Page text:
Billy Burnette's dad Dorsey and uncle Johnny ran the legendary Rock'n'Roll Trio, whose '50's recordings still define the punkish parameters of Memphis-era rock. One of the few revivalists with bloodlines and cache to make them stick, Burnette successfully enacts a modern rockabilly makeover.
For his first solo project in several years; Burnette crafted clever, free-flowing songs with a strong roots feel. The slappin' upright bass is distinct, the drums are catchy, the lead guitar sneers out the blues, while splashes of Hammond organ and Bekka Bramlett's tasty back-up vocals sneak in a subtext of soul. Vocally, the 46-year old Burnette raves with sanctification on the exuberant "Life And Death," "Gimme You," and "Love Me Back." Appealing shades of country color "Can't Get Over You," "What A Woman Feels" and "Too Much Information," which boast a more traditional Western-bop sound.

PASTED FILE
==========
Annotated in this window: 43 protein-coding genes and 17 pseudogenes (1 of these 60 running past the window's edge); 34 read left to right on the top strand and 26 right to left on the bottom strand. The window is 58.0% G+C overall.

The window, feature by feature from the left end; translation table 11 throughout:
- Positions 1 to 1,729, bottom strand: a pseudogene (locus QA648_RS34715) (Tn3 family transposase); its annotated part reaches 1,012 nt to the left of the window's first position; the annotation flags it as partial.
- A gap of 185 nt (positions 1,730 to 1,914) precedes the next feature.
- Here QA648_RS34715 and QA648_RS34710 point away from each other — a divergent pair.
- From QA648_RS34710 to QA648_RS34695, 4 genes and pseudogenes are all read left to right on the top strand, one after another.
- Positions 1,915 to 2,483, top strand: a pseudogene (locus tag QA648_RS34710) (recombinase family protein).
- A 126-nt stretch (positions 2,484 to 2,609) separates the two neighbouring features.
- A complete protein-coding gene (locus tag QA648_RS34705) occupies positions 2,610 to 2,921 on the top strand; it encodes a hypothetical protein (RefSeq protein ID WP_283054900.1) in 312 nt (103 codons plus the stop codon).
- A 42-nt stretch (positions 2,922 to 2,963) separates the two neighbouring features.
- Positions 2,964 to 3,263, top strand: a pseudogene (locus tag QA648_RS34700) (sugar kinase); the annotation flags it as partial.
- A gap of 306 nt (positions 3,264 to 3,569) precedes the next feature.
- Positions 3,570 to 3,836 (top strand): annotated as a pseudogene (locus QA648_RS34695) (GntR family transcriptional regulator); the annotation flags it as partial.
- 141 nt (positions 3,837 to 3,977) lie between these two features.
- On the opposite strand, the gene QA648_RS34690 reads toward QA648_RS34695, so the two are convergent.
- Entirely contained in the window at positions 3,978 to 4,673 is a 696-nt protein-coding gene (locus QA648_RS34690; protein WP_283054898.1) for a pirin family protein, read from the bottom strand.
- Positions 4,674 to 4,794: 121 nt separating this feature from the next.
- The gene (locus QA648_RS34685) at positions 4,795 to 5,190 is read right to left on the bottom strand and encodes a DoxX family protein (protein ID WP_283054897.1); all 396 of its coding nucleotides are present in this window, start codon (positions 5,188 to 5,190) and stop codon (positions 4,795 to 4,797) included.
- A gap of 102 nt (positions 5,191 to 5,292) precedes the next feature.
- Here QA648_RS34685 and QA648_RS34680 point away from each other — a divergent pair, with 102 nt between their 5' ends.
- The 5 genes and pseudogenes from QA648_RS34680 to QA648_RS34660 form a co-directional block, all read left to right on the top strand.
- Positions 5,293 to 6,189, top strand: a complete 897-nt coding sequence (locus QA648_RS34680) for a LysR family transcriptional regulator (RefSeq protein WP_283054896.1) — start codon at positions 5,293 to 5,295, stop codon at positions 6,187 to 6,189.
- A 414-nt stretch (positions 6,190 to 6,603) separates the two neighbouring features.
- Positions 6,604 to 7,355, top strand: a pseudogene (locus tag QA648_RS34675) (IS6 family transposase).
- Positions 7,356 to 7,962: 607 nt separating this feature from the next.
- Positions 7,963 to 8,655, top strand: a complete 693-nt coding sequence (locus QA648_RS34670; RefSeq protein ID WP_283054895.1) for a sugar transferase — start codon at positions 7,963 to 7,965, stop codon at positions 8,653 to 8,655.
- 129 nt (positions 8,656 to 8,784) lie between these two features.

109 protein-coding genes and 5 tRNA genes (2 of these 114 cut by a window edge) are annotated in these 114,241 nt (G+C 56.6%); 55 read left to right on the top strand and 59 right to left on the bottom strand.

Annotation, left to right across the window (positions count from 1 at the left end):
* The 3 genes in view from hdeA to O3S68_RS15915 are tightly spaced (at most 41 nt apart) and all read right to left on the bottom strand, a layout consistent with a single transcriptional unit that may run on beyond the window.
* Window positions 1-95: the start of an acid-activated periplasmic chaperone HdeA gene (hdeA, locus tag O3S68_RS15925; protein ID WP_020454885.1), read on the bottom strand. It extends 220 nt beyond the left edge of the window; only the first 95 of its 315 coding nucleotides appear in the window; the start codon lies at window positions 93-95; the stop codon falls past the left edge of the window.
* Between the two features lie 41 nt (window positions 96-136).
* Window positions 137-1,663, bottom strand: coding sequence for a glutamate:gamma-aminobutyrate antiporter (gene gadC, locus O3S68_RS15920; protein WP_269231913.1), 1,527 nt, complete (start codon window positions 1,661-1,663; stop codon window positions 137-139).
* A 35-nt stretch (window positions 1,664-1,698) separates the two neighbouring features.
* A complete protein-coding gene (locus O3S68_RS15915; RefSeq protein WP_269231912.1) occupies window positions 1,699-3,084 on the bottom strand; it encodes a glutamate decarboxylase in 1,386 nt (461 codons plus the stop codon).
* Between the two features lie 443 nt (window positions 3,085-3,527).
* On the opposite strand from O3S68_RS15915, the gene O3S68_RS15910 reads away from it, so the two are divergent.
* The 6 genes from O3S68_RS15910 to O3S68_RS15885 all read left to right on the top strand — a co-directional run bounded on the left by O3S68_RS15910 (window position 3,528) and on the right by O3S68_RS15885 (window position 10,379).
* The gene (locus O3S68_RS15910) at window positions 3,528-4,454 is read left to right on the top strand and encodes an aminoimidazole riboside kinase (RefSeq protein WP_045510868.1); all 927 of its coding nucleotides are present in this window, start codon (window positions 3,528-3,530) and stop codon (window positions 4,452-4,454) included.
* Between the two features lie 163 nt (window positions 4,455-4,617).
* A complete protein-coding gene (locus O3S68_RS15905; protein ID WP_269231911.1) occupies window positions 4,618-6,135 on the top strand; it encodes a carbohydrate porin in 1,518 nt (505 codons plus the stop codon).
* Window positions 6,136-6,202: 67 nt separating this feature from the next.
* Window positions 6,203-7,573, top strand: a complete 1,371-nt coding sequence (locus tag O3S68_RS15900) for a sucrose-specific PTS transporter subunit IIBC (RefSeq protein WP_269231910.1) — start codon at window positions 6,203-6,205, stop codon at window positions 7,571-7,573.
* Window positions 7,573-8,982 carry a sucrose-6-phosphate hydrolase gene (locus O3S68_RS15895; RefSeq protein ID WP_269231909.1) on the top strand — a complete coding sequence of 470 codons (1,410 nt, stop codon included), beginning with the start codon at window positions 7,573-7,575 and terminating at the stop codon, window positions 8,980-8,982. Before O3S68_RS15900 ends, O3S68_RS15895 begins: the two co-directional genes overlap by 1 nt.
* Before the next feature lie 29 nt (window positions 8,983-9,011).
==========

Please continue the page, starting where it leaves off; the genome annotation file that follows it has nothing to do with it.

Purists might blanch at swamp-rocker "Highway Of Love" and the Fleetwood Mac-inspired (with whom Burnette played) "The Edge Of Love." However, those seeking verification of the singer's heritage need look no further than the of Paul Burlison "Train Kept A-Rollin'" lick on the driving "Didn't Start Livin'" or his impassioned cover of the Johnny and Dorsey-penned "Believe What You Say."